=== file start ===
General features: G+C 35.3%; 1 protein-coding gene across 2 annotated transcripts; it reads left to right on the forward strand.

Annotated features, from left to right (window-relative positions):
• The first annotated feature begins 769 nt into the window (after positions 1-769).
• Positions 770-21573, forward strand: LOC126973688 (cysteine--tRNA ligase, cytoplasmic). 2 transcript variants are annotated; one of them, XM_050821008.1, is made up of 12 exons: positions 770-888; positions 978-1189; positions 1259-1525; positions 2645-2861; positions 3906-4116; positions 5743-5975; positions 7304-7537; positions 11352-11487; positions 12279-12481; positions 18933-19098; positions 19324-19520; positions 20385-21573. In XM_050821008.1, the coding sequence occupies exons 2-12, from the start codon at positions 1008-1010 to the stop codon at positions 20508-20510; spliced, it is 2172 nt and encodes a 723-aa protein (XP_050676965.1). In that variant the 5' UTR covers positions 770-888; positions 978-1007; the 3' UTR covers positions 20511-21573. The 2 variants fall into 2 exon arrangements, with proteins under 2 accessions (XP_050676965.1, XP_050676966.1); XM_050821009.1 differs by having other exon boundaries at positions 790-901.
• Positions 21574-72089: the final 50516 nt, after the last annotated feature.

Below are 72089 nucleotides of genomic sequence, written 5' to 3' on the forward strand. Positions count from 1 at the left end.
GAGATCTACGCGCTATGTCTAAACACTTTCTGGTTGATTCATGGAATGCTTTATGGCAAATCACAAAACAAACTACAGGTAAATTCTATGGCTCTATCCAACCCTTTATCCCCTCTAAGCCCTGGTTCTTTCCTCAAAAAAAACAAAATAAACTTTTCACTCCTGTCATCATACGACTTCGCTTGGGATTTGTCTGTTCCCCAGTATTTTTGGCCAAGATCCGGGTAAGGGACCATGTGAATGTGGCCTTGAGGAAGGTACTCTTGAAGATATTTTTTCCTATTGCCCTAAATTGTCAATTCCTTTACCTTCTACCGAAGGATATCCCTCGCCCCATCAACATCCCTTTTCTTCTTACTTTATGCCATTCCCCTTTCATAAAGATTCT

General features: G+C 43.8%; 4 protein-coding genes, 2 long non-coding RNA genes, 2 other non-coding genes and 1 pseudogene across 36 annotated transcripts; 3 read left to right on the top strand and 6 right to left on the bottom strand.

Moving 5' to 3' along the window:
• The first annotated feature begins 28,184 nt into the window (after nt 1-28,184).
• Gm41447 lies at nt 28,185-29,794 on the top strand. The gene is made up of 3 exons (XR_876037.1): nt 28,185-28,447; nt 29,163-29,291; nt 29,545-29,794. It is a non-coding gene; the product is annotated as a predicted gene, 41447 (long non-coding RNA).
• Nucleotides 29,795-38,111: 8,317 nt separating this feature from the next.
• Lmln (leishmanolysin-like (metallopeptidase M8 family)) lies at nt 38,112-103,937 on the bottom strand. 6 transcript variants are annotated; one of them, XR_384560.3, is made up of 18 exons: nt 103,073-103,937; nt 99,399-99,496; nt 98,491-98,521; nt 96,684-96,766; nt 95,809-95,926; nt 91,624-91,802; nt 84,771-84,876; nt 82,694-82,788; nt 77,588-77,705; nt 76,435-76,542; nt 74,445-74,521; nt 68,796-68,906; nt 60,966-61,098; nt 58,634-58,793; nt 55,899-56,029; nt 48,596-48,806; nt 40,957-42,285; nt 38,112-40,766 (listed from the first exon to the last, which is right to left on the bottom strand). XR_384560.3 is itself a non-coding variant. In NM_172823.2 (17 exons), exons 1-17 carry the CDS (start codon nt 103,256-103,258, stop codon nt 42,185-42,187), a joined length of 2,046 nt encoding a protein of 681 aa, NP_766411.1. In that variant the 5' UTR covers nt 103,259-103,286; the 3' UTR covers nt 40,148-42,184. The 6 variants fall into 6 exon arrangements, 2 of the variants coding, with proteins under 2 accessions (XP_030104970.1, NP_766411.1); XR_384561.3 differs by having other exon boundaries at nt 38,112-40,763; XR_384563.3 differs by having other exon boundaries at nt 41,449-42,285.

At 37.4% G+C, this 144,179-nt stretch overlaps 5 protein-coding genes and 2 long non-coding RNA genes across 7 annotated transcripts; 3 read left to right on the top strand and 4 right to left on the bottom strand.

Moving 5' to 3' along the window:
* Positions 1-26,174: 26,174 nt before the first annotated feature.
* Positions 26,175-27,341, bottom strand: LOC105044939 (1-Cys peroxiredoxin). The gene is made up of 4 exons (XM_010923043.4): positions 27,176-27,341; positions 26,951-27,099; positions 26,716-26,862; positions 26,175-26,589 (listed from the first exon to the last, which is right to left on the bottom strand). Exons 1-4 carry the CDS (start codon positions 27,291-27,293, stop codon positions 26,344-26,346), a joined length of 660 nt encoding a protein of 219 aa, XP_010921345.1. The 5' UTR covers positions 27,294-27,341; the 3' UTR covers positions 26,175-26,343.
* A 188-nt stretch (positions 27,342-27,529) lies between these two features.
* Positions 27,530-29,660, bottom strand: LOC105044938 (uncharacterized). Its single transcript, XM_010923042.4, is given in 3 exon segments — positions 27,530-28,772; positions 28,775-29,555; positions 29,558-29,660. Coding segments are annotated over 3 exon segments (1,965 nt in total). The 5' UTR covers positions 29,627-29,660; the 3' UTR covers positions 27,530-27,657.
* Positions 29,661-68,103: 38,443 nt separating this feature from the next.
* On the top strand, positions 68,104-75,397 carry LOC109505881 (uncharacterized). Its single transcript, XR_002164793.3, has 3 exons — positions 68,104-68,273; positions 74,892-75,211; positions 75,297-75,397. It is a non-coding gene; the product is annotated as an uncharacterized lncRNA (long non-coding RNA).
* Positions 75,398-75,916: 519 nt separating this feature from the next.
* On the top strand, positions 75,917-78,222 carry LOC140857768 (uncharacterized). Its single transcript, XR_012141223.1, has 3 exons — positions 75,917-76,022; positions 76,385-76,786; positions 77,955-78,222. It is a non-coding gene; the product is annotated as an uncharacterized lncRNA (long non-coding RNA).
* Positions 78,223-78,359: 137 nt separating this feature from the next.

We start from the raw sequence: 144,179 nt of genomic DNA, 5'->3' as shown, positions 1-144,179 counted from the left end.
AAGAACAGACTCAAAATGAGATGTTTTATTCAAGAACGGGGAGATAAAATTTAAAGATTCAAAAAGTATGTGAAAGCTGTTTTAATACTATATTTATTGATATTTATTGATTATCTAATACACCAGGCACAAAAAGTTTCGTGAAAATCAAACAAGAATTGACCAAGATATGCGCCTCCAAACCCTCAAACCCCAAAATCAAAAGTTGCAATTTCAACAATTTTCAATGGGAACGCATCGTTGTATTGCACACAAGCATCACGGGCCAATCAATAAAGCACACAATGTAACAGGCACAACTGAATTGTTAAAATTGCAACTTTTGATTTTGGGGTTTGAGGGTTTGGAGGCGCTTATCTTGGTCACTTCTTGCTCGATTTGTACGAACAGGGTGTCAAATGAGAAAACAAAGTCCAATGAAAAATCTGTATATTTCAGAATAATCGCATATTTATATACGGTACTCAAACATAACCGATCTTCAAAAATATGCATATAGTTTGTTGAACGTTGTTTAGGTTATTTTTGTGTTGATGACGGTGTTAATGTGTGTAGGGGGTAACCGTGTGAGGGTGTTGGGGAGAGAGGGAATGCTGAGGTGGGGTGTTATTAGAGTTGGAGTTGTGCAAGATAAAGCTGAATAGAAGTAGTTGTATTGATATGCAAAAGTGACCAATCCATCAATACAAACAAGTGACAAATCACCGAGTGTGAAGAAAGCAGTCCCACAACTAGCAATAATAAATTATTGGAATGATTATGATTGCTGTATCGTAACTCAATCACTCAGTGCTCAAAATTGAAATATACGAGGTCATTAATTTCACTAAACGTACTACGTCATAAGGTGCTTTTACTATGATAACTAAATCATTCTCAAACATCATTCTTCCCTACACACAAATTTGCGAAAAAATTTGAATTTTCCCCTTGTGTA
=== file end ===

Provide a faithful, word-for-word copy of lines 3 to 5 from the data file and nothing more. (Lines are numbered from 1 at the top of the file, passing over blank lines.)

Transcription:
• The first annotated feature begins 769 nt into the window (after positions 1-769).
• Positions 770-21573, forward strand: LOC126973688 (cysteine--tRNA ligase, cytoplasmic). 2 transcript variants are annotated; one of them, XM_050821008.1, is made up of 12 exons: positions 770-888; positions 978-1189; positions 1259-1525; positions 2645-2861; positions 3906-4116; positions 5743-5975; positions 7304-7537; positions 11352-11487; positions 12279-12481; positions 18933-19098; positions 19324-19520; positions 20385-21573. In XM_050821008.1, the coding sequence occupies exons 2-12, from the start codon at positions 1008-1010 to the stop codon at positions 20508-20510; spliced, it is 2172 nt and encodes a 723-aa protein (XP_050676965.1). In that variant the 5' UTR covers positions 770-888; positions 978-1007; the 3' UTR covers positions 20511-21573. The 2 variants fall into 2 exon arrangements, with proteins under 2 accessions (XP_050676965.1, XP_050676966.1); XM_050821009.1 differs by having other exon boundaries at positions 790-901.
• Positions 21574-72089: the final 50516 nt, after the last annotated feature.